More than money
Hockey agent Neil Sheehy talks about putting players first
The Agents of Change
Neil Sheehy a Harvard graduate, former NHL defenceman and a father to nine kids, is an NHL player agent for some of hockey’s biggest stars.
The Ontario born but Minnesota bred Sheehy now focuses on helping current players get the most out of their careers and puts the players first in every instance.
“You never do something for the money,” he said. “If you do the right thing, the money follows.”
He is an “Agent of Change,” who’s not interested in poaching players from other agents. Instead, he focuses on building relationships and doing what’s best for the player.
“Even when you get clients there are always guys out there trying to steal them,” he said. “That’s probably the worst part of it. They say it’s competition, I say it’s unethical. The question is ‘Do you want to play the same game?’ And I’ve chosen not to operate like that.”
“What I do is recruit. I talk about what I have to offer. I don’t talk on the negatives of others.”
Sheehy has been an advocate of change during his time as an agent, making sure players get a fair shake.
This was never more apparent than when Sheehy, as previously mentioned in The Reflector, along with fellow agent Ritch Winter, helped NHL players Trent Klatt, Chris Chelios, and a slew of other NHL players un-seated Ted Saskin as executive director of the NHLPA after Saskin was illegally handed the position following the resignation of Bob Goodenow.
Following the incident, Saskin, who was caught hacking into player emails, accused Sheehy of wanting a position with the NHLPA.
“We were vindicated in the end,” Sheehy said. “At the end of the day we wanted the right thing for the players.
“It was the people doing the wrong things that were trying to paint us as villains. Who knows where we would be right now if we didn’t stand up.”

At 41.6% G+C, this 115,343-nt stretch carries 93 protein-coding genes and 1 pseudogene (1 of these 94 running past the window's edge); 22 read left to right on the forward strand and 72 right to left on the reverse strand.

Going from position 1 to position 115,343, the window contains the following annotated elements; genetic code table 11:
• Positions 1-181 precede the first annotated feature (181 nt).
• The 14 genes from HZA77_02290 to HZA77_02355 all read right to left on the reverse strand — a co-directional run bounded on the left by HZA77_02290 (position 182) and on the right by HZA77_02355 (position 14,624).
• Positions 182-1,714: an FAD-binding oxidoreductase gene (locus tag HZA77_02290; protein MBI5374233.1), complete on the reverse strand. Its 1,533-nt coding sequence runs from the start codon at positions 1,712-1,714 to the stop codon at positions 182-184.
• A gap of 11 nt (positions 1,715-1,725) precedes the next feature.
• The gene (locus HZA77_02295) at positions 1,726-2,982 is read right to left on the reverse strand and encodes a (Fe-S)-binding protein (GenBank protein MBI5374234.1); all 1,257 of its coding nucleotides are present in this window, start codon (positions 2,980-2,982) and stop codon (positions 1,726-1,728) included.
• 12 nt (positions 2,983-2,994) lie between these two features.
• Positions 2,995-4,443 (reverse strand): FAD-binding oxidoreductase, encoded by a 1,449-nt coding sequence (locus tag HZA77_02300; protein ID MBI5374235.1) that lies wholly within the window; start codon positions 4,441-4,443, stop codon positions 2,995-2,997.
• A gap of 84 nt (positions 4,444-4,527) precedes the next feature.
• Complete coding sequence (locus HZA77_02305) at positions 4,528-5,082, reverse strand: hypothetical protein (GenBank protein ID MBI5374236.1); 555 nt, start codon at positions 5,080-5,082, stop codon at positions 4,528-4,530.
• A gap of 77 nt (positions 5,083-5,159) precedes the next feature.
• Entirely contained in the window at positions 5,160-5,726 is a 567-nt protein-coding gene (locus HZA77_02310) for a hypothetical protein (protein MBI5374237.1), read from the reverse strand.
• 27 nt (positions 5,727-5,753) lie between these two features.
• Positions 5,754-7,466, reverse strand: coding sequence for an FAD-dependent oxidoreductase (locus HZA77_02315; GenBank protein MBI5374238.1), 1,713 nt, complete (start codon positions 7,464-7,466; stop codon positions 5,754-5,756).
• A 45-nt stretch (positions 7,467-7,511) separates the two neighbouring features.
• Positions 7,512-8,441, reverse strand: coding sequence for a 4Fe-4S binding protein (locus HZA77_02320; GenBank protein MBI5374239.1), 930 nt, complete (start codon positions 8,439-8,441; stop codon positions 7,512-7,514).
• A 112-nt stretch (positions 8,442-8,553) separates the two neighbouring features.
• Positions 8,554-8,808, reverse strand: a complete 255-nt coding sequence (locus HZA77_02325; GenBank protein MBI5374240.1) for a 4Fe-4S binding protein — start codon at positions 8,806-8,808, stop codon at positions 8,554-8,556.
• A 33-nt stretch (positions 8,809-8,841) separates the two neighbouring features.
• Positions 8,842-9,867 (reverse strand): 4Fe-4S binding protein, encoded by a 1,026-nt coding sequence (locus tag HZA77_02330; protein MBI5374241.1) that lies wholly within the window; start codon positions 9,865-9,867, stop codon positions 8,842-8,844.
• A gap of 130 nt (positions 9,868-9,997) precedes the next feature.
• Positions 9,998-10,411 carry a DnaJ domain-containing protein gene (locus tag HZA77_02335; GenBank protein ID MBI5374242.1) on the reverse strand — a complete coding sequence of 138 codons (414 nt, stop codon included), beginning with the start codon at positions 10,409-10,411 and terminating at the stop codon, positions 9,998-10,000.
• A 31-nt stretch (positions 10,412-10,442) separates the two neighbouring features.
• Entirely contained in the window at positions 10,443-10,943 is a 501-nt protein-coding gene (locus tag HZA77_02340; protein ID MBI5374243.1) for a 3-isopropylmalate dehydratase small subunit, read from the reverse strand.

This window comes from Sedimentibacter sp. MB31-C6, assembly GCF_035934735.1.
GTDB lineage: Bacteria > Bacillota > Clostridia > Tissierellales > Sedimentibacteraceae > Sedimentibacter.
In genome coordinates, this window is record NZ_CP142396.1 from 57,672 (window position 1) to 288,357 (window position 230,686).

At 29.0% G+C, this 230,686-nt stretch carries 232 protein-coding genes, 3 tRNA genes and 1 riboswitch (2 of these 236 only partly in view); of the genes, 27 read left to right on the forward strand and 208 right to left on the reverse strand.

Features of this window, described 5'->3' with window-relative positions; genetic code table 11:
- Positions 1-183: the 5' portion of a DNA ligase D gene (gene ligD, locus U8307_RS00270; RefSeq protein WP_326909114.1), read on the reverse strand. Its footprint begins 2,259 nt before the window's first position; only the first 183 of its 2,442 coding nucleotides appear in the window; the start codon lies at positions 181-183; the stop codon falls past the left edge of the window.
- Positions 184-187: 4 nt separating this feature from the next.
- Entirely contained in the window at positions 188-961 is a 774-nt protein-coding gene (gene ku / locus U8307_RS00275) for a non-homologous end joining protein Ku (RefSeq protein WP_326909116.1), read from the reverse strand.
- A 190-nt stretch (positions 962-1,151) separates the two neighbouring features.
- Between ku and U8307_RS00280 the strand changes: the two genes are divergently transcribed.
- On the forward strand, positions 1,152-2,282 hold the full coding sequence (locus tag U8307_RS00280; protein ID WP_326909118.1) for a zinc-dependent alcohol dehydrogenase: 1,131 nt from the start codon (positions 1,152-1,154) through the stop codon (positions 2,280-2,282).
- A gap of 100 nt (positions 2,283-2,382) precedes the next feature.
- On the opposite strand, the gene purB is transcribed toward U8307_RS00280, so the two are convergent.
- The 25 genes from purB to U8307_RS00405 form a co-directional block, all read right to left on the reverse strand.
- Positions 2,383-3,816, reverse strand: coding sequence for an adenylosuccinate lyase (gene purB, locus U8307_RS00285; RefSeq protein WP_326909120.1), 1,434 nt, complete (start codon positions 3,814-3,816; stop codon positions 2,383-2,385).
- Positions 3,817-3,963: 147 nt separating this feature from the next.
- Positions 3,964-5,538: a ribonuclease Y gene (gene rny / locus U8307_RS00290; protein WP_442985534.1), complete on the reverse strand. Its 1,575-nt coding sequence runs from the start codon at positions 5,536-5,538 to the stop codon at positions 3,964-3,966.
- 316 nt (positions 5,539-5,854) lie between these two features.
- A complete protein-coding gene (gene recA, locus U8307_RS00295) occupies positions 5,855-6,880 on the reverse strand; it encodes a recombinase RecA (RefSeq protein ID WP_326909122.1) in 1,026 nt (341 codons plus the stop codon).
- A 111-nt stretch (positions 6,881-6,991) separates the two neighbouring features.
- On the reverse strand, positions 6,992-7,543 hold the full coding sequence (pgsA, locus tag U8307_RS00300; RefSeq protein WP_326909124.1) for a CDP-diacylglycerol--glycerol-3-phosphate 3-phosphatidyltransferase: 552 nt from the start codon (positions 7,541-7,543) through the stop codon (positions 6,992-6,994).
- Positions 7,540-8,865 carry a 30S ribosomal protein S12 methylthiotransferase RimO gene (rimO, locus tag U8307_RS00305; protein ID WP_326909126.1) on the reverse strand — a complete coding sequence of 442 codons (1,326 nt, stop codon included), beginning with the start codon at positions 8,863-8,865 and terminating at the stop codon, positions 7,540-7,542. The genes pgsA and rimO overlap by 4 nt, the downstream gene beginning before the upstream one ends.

His honest approach was evident in the mid-1990s when he recruited Sarnia Sting all-star Jon Sim. As Sheehy says, he was really high on Sim but no one else really was despite Sim scoring 112 goals in his first two seasons in the Ontario Hockey League.
Sim was drafted by the Dallas Stars in 1996 and the team wanted to sign him immediately. Sheehy refused and insisted that Sim would be better served to spend another year in junior hockey.
The move worked as Sim signed the following year and received $100,000 more than he would of the previous season. Although better news was on the way.
The next spring Sheehy flew to Sim’s home in New Glasgow, NS, to watch Sim parade the Stanley Cup through his hometown. Sim’s father Hugh Sim had some choice words for Sheehy on that day.
“I don’t know what kind of agent you are, but one thing I can say is that I know that you care about my kid and at the end of the day that’s all that matters,” Sheehy recalled Hugh Sim saying.
Derrick Newman’s feature on hockey agents is part of ongoing series for The Reflector. Visit theagentsofchange.com to read more in-depth stories and to get a closer look into the game of hockey